The title sounds literary, but don’t be fooled: you won’t need to know much about the Brontë sisters to enjoy this wacky homage to their work. A basic awareness of Gothic fiction will see you through – the innocent governesses, the creeping madness, the mysteriously locked rooms. As performer duo Sarah Corbett and Angus Barr re-enact a self-described “amalgam” of Brontë tales, their increasingly ludicrous artistic endeavours deliver consistent laughs, yet conjure up some genuinely striking imagery too.
The tone is set by a coldly lit, chillingly sound-tracked opening tableau – a bubble of atmosphere that’s promptly punctured, and revealed as the set-up for a killer joke. It’s a trick they pull repeatedly, but this isn’t so much a parody of the Brontës’ oeuvre as a celebration of a trope: a recognition of the delicious enjoyment we draw from overblown productions of fraught romantic tales. It’s done with skill and elegance though, and more than once the audience laughed at a piece of physical theatre that I secretly found rather beautiful and inspired.
If you look hard enough, there are some serious points to be spotted here, particularly around the way Brontë heroines appear attracted to those who mistreat them. But the play’s main thrust is clearly towards comedy, and much of the entertainment is drawn from physical tomfoolery – most notably involving a pair of magnificently deranged wigs. The humour’s both visual and verbal, the punchlines are perfectly timed, and on the day I attended the performance was frequently interrupted by spontaneous rounds of applause.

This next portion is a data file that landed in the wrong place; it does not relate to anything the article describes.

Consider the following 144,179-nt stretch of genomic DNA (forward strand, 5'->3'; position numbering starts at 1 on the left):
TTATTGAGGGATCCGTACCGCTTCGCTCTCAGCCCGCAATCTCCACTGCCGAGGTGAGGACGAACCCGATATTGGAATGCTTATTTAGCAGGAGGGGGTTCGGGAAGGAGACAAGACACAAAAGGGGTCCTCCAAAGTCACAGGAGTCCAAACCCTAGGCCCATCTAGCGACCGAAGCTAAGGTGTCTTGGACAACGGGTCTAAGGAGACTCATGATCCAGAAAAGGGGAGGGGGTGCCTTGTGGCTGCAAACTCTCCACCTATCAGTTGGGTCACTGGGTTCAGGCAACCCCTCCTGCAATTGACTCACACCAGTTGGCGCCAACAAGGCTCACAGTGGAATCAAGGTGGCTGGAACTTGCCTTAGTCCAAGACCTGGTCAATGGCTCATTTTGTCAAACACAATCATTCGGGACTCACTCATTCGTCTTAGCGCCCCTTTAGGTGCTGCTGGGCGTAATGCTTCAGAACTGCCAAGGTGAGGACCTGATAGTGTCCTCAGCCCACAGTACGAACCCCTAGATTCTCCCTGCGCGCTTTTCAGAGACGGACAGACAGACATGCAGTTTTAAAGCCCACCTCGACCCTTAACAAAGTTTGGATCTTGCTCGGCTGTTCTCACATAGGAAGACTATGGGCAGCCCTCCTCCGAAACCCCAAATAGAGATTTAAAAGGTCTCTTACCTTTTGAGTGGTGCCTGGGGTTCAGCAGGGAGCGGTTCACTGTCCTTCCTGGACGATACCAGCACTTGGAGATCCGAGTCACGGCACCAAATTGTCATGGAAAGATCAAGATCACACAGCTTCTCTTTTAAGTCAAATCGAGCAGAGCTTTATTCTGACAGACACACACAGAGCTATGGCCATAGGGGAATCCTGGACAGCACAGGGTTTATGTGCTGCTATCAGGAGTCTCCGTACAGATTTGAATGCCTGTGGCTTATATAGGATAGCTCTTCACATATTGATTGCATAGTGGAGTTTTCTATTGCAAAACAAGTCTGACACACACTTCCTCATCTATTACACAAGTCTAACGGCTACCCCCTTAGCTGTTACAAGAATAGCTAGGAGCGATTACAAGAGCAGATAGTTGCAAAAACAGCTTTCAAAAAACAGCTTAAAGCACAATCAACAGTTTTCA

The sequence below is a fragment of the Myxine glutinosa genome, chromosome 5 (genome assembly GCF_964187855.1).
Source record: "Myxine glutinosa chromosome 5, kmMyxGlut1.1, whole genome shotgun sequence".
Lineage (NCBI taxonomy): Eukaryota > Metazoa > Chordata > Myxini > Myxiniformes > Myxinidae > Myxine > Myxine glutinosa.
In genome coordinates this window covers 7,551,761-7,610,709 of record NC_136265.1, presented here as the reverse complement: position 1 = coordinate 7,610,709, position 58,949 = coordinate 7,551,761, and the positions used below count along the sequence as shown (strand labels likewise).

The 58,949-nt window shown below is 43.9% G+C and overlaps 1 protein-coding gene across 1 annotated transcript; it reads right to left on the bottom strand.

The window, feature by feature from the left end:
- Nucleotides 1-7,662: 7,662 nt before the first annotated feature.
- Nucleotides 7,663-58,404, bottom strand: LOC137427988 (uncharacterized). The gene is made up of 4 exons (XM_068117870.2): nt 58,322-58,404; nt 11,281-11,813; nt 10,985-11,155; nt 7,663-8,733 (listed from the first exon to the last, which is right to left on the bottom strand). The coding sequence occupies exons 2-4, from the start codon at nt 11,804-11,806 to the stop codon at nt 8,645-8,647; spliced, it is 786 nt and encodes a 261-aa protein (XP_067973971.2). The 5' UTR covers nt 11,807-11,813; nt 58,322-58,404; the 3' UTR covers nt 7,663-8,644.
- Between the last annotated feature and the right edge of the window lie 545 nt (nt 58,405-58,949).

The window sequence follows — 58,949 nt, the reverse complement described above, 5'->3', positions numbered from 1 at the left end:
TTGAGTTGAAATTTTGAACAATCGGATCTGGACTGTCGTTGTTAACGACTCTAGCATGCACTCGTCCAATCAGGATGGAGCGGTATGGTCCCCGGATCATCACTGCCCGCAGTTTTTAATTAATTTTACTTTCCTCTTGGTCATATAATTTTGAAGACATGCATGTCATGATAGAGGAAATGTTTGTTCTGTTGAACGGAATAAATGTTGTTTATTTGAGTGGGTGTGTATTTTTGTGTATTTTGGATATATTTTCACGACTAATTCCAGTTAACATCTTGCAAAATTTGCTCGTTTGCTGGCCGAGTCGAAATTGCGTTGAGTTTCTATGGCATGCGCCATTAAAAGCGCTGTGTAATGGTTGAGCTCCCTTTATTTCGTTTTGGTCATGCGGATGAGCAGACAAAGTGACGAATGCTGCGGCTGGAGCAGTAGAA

The mood in the room did dip at times; this style of intelligent, offbeat humour is quite demanding of its audience, and maybe the show would weigh in better at 50 minutes rather than a full hour. For me, they sometimes milk their jokes just a touch too much, continuing a running gag for one repetition too long. But their frequent drops out of character were always welcome, with Barr playing the over-anxious artist keen to tutor the audience on how to appreciate his work, while Corbett – with unnerving intensity – silently reveals her thoughts through wildly staring eyes.
Of course, in this tale of wily windy moors, there’s one particular pop culture reference you might be holding out for. In which case, I can reassure you: yes, they do perform it, and no, it doesn’t disappoint. In fact, there’s almost nothing disappointing about this supremely entertaining show – the kind of knowingly eccentric production that, for me, defines the Fringe. Catch it if you can before it closes this Sunday.